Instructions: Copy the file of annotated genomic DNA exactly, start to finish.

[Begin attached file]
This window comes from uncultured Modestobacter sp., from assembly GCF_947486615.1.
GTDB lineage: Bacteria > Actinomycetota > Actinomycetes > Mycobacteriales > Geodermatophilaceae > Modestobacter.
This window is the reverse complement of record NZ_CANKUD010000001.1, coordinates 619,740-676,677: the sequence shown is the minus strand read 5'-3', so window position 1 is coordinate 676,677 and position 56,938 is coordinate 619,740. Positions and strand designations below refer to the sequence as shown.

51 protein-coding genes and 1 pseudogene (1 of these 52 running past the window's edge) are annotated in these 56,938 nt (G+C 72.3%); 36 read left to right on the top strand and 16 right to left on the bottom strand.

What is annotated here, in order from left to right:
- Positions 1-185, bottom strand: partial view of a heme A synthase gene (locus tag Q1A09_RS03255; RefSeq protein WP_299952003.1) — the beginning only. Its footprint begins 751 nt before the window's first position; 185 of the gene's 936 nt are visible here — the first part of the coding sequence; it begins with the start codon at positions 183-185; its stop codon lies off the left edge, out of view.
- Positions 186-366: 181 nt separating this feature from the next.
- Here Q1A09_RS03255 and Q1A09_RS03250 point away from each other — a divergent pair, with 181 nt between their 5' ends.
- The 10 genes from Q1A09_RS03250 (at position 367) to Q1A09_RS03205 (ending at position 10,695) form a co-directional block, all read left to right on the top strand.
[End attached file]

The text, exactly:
This window comes from uncultured Modestobacter sp., from assembly GCF_947486615.1.
GTDB lineage: Bacteria > Actinomycetota > Actinomycetes > Mycobacteriales > Geodermatophilaceae > Modestobacter.
This window is the reverse complement of record NZ_CANKUD010000001.1, coordinates 619,740-676,677: the sequence shown is the minus strand read 5'-3', so window position 1 is coordinate 676,677 and position 56,938 is coordinate 619,740. Positions and strand designations below refer to the sequence as shown.

51 protein-coding genes and 1 pseudogene (1 of these 52 running past the window's edge) are annotated in these 56,938 nt (G+C 72.3%); 36 read left to right on the top strand and 16 right to left on the bottom strand.

What is annotated here, in order from left to right:
- Positions 1-185, bottom strand: partial view of a heme A synthase gene (locus tag Q1A09_RS03255; RefSeq protein WP_299952003.1) — the beginning only. Its footprint begins 751 nt before the window's first position; 185 of the gene's 936 nt are visible here — the first part of the coding sequence; it begins with the start codon at positions 183-185; its stop codon lies off the left edge, out of view.
- Positions 186-366: 181 nt separating this feature from the next.
- Here Q1A09_RS03255 and Q1A09_RS03250 point away from each other — a divergent pair, with 181 nt between their 5' ends.
- The 10 genes from Q1A09_RS03250 (at position 367) to Q1A09_RS03205 (ending at position 10,695) form a co-directional block, all read left to right on the top strand.